Our Briny Nuclear Future

With a bonus life-imitates-art use of adsorbents: Uranium From Seawater Could Keep Our Lights On for 13,000 Years

We have 4.5 billion tons of uranium in seawater. Half of that amount is enough to power nuclear plants worldwide for 6,500 years.

However, unfortunately, the costs of extracting uranium from seawater is three times the current cost of uranium mined from land. That said, researchers believe this source may one day be critical to sustaining our energy needs, and to that end, efforts to extract uranium from the seas began in the 1960’s. And our efforts have continued from there…

To begin, extracting seawater uranium is harder than mining from land reserves as it involves a process called “adsorption,” in which atoms, ions, or molecules adhere to a surface. Scientists have been designing different materials to serve as that surface that, when submerged in seawater, will “adsorb” uranium and hold it for extraction.

Keeping these materials cost-efficient is important in relation to keeping the costs of seawater uranium low. Now, the DOE team has developed new adsorbents that brought the costs of seawater uranium extraction down by three to four times and in just five years.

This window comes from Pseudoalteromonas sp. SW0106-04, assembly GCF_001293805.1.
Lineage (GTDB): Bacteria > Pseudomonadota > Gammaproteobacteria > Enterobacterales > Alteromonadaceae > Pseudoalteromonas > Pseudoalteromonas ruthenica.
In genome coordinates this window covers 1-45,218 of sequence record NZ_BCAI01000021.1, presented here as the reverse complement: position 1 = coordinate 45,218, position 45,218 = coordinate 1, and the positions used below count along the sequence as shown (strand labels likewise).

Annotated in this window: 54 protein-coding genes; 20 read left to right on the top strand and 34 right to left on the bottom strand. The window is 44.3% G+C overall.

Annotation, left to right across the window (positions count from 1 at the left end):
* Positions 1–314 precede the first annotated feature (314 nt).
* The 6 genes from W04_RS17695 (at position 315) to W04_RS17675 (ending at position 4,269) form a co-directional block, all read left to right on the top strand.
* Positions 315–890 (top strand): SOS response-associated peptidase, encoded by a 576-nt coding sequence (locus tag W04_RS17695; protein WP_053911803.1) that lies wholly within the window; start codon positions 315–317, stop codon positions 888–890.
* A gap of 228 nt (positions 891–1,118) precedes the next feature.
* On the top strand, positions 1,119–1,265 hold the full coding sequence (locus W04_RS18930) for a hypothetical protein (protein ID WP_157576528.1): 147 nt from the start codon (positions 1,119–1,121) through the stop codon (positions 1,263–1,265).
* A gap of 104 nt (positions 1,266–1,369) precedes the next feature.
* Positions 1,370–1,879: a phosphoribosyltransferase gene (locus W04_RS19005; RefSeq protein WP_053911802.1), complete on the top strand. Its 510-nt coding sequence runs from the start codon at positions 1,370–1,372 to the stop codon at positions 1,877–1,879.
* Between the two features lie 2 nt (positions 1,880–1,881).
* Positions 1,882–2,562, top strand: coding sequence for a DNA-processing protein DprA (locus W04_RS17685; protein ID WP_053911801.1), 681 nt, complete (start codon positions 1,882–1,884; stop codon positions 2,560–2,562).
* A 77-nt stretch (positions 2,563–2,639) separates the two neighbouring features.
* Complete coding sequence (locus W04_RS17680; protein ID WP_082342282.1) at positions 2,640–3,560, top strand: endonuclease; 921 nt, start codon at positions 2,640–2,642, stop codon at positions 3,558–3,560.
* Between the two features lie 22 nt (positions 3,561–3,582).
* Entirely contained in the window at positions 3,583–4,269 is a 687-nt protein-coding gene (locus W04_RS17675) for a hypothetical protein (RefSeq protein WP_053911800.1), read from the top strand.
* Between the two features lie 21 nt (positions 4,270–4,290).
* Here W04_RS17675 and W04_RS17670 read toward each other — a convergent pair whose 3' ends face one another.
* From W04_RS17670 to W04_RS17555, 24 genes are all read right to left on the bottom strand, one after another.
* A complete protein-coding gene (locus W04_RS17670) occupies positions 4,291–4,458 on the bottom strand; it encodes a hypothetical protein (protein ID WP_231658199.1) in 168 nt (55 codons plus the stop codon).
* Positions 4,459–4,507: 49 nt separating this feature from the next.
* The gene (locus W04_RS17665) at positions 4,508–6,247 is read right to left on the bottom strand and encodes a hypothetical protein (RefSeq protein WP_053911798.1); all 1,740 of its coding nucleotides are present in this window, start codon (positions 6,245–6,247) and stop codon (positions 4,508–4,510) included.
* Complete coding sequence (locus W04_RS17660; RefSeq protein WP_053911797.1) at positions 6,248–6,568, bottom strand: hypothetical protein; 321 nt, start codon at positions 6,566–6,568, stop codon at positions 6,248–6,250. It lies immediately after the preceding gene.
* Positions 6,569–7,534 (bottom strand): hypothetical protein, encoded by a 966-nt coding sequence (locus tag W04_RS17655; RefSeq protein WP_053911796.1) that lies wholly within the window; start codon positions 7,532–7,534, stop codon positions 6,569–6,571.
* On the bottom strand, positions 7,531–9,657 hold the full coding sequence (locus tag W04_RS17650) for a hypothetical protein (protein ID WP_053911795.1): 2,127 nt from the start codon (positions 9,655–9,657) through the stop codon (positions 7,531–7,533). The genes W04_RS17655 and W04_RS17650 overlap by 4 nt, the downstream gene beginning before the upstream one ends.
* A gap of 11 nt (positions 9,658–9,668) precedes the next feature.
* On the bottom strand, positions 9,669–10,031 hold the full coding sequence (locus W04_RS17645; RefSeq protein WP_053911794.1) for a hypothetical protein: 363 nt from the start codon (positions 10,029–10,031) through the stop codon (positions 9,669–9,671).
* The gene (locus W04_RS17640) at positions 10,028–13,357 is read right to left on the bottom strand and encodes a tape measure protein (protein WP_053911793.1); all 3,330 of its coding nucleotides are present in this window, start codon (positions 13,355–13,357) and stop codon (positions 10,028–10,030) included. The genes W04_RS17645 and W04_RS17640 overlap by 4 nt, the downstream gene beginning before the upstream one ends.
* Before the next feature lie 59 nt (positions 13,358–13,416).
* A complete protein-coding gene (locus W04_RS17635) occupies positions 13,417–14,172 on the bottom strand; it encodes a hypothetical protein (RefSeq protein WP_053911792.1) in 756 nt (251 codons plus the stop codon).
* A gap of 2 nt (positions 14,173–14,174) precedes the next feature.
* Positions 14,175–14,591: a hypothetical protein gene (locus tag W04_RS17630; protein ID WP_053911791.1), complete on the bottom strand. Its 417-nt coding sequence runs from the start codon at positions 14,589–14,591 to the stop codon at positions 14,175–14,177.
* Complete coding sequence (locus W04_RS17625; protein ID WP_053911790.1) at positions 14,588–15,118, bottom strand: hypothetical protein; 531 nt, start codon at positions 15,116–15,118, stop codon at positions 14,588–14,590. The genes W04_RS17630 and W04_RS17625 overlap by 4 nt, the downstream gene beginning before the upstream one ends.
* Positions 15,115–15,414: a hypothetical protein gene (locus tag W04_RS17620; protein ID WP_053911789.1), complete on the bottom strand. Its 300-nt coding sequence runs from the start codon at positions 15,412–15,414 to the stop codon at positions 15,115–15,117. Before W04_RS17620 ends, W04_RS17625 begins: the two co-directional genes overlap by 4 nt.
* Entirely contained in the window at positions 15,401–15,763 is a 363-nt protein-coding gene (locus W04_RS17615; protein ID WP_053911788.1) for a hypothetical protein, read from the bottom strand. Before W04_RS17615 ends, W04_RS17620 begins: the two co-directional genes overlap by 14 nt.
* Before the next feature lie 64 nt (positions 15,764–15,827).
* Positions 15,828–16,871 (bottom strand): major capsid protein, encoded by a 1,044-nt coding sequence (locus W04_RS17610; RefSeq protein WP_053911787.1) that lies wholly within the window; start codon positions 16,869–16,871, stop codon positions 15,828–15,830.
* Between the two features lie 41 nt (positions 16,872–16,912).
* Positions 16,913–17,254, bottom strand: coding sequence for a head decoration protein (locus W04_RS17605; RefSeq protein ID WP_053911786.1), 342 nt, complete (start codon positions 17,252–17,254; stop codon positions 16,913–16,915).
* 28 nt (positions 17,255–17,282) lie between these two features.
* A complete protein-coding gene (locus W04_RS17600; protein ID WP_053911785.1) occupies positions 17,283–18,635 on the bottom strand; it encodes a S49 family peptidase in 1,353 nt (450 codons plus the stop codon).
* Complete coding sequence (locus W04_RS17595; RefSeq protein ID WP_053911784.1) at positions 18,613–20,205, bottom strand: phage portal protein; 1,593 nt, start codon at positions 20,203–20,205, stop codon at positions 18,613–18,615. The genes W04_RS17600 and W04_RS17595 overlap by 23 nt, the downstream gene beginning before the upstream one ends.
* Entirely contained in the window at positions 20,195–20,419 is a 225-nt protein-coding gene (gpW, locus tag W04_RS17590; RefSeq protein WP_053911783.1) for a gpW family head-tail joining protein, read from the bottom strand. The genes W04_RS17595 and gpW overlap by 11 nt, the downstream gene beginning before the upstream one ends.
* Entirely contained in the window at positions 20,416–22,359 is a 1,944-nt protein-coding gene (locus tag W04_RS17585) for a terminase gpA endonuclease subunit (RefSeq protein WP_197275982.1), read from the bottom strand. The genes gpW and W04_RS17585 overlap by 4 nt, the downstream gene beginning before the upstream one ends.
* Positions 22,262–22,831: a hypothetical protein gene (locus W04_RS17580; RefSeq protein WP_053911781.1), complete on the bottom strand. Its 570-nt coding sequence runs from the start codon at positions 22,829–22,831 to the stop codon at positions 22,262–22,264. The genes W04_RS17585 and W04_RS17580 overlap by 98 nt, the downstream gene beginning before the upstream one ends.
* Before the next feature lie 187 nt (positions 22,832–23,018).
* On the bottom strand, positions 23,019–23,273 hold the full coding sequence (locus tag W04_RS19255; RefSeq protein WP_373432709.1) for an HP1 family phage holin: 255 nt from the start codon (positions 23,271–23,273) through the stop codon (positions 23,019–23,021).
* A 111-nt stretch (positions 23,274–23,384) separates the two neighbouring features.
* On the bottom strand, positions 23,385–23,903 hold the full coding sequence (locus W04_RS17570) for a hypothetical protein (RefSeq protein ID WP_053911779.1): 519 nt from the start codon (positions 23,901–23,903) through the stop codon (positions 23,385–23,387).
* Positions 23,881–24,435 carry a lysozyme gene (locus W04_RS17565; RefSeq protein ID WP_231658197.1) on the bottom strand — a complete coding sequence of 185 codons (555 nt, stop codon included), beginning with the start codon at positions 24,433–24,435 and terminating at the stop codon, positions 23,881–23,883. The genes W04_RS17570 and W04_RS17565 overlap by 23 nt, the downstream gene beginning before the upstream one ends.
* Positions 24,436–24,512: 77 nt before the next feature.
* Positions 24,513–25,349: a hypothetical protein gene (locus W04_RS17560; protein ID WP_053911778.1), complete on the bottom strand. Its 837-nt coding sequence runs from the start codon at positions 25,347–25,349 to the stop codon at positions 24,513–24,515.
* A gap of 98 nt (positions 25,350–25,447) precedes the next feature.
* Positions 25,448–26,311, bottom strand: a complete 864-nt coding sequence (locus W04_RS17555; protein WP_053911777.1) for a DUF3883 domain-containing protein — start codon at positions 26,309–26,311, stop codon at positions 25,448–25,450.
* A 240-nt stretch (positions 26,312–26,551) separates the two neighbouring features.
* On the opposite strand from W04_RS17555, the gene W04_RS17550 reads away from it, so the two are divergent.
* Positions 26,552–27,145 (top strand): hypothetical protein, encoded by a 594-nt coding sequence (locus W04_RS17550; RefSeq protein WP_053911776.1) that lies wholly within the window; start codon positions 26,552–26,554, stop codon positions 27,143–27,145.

Note that this is in addition to the vast stockpiles of depleted uranium we have from Cold War nuclear weapons production, which (along with spent fuel from conventional reactors) can be used in CANDU-type plants.

So why are we wrecking the environment mining and refining rare-earth metals, making toxic and short-lifetime photovoltaics, and covering pristine landscapes with windmills and PV panels?

One thought on “Our Briny Nuclear Future

  1. RMAU

    The findings suggest the brine solutions are more abundant than previously assumed and may have implications for the planetary protection strategies followed by the sponsors of future Mars landers as well as the design and operations of spacecraft that must contend with destructive chlorine bearing brines, according to the researchers.

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